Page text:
Hard to believe it was 15 years ago today that the infamous “Bartman game” was played. We all remember it. We all know where we were at the time. I remember it like it was yesterday. A lot of Cubs fans I know still blame Steve Bartman for the Cubs not winning their first pennant since 1945 that day. Of course all has been forgiven now, since the Cubs finally did win that elusive pennant AND the World Series in 2016, but is Steve Bartman really the reason we all had to wait an extra 13 years?
Quick recap, since I know most fans know this by heart. Its the 8th inning, and Mark Prior is pitching a 3 hit shutout. One out in the inning, Louis Castillo at the plate. With Juan Pierre on second, Castillo lifts a foul ball towards the left feel stands. Left fielder Moises Alou leaps to catch the ball, but a fan reaches out in an attempt at a souvenir and knocks it away. Seems harmless enough. That is until Castillo ends up drawing a walk, on which, ball 4 is a wild pitch that advances Pierre to 3rd. Then Ivan Rodriguez singles in Pierre, making it a 3-1 Cubs lead. This leads us to culprit #1.
Alex Gonzalez. The next batter, a very young Miguel Cabrera, hits a taylor-made double play ball to shortstop Alex Gonzalez. Gonzalez, who had the best fielding percentage in baseball at the position all year, having only committed 5 errors, boots the ball and everyone is safe. I never hear Gonzalez get a lot of blame in this story, but he should. Look, I realize, the guy made a mistake. It happens. But you just can’t open the flood gates like that on such a routine play. This leads to culprit #2.
Dusty Baker. At this point, you can just feel all hell is about to break loose. Prior throws a wild pitch, the single, the botched double play. Where is Dusty Baker during all of this? Sitting in the dugout chewing his toothpick, that’s where. This is the time he has to come out and stop the madness. Its like in a basketball game when a team scores 3 or 4 baskets in a row. The opposing coach always takes a timeout to stop the momentum. But not Dusty. Actually, and I freely admit this is hindsight, Dusty should have pulled Prior there. He was pretty much done, and that would have been a good way to stop the flow. Not that that would have necessarily done the trick, as we go to culprit #3.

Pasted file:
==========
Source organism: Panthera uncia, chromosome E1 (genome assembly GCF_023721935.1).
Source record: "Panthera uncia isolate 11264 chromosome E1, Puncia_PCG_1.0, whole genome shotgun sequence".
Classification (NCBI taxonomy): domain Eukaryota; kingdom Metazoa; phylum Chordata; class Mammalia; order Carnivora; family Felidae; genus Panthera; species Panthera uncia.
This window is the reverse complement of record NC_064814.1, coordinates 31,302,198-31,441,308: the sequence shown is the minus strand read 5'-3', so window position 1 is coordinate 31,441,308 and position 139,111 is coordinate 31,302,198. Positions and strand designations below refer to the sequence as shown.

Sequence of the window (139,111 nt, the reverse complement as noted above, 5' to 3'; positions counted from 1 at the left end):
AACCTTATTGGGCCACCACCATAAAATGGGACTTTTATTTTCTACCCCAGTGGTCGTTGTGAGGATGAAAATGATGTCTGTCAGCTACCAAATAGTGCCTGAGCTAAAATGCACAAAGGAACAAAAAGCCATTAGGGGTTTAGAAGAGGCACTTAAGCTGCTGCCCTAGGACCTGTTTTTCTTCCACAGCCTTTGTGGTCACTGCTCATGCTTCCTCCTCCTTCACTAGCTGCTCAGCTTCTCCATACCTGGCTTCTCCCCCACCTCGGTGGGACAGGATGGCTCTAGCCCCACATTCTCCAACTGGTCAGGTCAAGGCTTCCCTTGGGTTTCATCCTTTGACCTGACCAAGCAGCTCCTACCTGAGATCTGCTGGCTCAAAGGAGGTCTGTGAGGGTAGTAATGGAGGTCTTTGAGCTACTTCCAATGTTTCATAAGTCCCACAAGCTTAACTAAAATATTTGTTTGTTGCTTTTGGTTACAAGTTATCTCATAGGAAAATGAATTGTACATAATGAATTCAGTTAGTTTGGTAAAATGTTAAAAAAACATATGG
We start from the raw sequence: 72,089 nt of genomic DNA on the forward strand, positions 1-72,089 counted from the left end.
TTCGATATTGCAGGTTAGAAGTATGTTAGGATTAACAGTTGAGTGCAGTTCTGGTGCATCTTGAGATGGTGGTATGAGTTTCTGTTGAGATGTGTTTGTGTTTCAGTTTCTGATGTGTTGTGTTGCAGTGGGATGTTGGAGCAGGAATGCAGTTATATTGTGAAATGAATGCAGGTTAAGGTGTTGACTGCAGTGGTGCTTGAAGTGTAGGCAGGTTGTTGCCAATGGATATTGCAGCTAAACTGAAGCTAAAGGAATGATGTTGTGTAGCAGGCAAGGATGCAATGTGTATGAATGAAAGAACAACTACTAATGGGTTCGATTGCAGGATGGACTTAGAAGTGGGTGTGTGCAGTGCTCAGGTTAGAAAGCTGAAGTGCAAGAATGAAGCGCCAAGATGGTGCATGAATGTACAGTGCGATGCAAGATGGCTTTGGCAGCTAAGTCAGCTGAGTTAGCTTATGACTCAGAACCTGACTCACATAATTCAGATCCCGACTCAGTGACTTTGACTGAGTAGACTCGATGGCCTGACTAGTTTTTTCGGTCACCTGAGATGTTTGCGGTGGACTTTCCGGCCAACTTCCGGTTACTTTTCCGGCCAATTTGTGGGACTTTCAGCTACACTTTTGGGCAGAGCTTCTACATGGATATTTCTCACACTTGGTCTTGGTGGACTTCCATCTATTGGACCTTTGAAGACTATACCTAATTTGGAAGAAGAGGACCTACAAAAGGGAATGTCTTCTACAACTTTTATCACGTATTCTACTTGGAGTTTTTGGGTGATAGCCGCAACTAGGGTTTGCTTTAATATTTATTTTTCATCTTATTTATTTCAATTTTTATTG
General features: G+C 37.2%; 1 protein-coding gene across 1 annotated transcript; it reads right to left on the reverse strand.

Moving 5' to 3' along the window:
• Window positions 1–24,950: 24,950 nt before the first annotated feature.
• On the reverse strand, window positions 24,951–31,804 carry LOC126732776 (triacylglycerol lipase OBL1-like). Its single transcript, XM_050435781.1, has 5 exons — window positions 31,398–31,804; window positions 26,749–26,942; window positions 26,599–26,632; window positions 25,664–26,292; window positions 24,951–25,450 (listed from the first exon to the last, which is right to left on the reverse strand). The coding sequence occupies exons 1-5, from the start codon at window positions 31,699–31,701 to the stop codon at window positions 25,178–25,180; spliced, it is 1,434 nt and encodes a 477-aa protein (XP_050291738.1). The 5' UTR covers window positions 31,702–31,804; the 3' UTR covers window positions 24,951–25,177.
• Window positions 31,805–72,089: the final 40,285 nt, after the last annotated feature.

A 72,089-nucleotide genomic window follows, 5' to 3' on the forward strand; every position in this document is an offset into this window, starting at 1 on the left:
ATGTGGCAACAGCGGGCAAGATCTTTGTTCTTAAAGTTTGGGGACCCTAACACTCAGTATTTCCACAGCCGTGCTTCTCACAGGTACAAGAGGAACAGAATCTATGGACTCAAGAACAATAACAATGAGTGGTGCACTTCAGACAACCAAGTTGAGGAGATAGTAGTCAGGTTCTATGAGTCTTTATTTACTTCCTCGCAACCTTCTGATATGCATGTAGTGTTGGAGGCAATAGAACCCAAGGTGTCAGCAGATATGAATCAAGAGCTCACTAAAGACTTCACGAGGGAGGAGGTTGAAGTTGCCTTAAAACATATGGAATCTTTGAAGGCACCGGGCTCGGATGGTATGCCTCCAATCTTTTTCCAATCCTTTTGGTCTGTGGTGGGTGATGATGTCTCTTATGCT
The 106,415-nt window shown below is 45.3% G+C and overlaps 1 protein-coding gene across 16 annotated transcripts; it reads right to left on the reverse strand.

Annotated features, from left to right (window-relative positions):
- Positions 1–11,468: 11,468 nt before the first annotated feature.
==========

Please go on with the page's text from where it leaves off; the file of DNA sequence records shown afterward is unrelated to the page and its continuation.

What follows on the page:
The Cubs Bullpen. So at this point Prior does end up leaving the game tied at 3. How does the bullpen come in and throw gas on the fire and give up 5 more runs? A team that had mustered 3 hits in 7 1/3 innings to that point puts 8 runs on the board. The Cubs lost the game, of course, but there is still 1 last culprit in all of this.
The Chicago Cubs. There was still game 7 to be played the next night, with Kerry Wood going for the Cubs. I’ve heard Alou interviewed where he said they knew they had no chance to win game 7. While I applaud his honesty, that’s really not what you want to hear. That kind of tells me that team didn’t really have the heart of a champion. If you go into a game thinking you are already beat, you’re probably right. Remember the 2016 Cubs and their motto “We Never Quit?”
I’ve come to accept that if you are one of those fans who blames Bartman for everything that went wrong, I’m not going to talk you out of it. I just laid out all the logic and facts for what happened, but I also know that didn’t make it hurt any less. That year was the only year I have purposely not watched the World Series. It was too painful. It just occurred to me when I saw that this was the 15th anniversary, that there is a generation of fans who weren’t old enough at the time to remember it. Even if they do, they aren’t old enough to remember Steve Garvey’s home run and the ball through Leon Durham’s legs in 1984, Will Clark in 1989, or the Cubs starting Mark Clark in game 1 of the Wild Card in 1998. For those of us that do remember all of that, Bartman was just another disappointment in the lives of Cubs fans. Now, of course, we can all rejoice in 2016. And hopefully, somewhere, Steve Bartman can sleep easier at night.